“Should a society that has elected to be tolerant be intolerant about intolerance?”
The Most Intolerant Wins: The Dictatorship of the Small Minority
Nassim Nicholas Taleb
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I have thought a great deal about this subject. To me, it is nearly impossible for us to create an outline of what rights we can create and protect because the number of rights a “free” society should provide should be innumerable. Therefore, it is far easier to focus on the concrete and knowable rights that must be infringed upon to protect the individuals of a society. In the Libertarian community there is a strong fascination with what is called the Non-Aggression Principle. A government should protect all the rights individuals can have that do not violate the Non-Aggression Principle, which simply means anything found coercive to the individual. In this framework, one could argue that we must be tolerant of those who would themselves be intolerant as long as their intolerance is restricted to their personal choices, and does not infringe upon the rights of others.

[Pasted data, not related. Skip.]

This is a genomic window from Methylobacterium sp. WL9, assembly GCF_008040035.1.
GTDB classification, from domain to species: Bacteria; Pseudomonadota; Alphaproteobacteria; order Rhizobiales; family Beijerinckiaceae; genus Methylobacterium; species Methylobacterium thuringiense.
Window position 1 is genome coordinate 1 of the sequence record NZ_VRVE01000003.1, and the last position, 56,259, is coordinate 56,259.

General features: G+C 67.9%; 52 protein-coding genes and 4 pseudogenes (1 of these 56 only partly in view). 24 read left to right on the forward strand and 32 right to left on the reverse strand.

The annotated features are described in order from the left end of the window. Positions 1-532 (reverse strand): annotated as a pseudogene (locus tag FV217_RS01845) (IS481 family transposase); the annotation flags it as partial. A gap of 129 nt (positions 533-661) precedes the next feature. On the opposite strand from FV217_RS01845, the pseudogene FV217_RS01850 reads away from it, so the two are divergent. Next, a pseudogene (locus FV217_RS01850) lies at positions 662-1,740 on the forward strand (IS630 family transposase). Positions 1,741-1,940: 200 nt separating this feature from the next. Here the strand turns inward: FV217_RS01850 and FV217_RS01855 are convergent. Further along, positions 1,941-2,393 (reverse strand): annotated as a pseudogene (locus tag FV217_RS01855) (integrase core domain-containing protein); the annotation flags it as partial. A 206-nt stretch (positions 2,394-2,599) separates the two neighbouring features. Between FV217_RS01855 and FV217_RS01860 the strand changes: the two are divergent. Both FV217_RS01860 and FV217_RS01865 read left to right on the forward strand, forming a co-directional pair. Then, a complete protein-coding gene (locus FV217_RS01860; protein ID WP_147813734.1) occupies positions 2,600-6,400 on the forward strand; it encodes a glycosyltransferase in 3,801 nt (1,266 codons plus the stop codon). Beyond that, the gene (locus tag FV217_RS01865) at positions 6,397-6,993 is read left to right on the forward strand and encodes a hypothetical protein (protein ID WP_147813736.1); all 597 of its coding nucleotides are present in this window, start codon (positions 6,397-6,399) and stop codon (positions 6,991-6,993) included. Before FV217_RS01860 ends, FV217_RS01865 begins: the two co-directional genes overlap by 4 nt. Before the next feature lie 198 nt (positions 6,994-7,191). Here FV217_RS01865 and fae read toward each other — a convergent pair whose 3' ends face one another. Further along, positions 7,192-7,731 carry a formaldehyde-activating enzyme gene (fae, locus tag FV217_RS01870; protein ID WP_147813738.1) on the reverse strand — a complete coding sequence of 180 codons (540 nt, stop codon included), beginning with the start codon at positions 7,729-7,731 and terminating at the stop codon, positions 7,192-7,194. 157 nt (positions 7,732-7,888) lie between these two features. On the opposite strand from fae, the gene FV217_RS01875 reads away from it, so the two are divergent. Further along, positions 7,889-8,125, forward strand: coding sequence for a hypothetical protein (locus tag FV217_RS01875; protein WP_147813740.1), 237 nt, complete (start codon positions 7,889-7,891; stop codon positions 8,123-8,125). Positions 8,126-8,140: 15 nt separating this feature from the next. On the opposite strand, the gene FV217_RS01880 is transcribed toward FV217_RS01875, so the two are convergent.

Ultimately, who is more tolerant? A bigot who will not do business with someone of another group because of some preconceived discriminatory assumption, or a person who wishes to force said bigot to do something against their will in the name of “tolerance”?

To me, the next step in the evolution of Tolerance would be to accept those who are intolerant as long as they can agree not to force their intolerance on others. We do not need to be accepted by the intolerant to, ourselves, accept them, and tolerate them. Ultimately, we are the intolerant ones if we cannot tolerate someone else wishing to have boundaries for themselves. To be tolerant, we must tolerate the intolerance of others.

I’m guessing my view won’t be very popular. It isn’t the easiest, or most appealing, belief that we must love even our enemies. Then again, there are some we may consider “enlightened” who preached love for our enemies.

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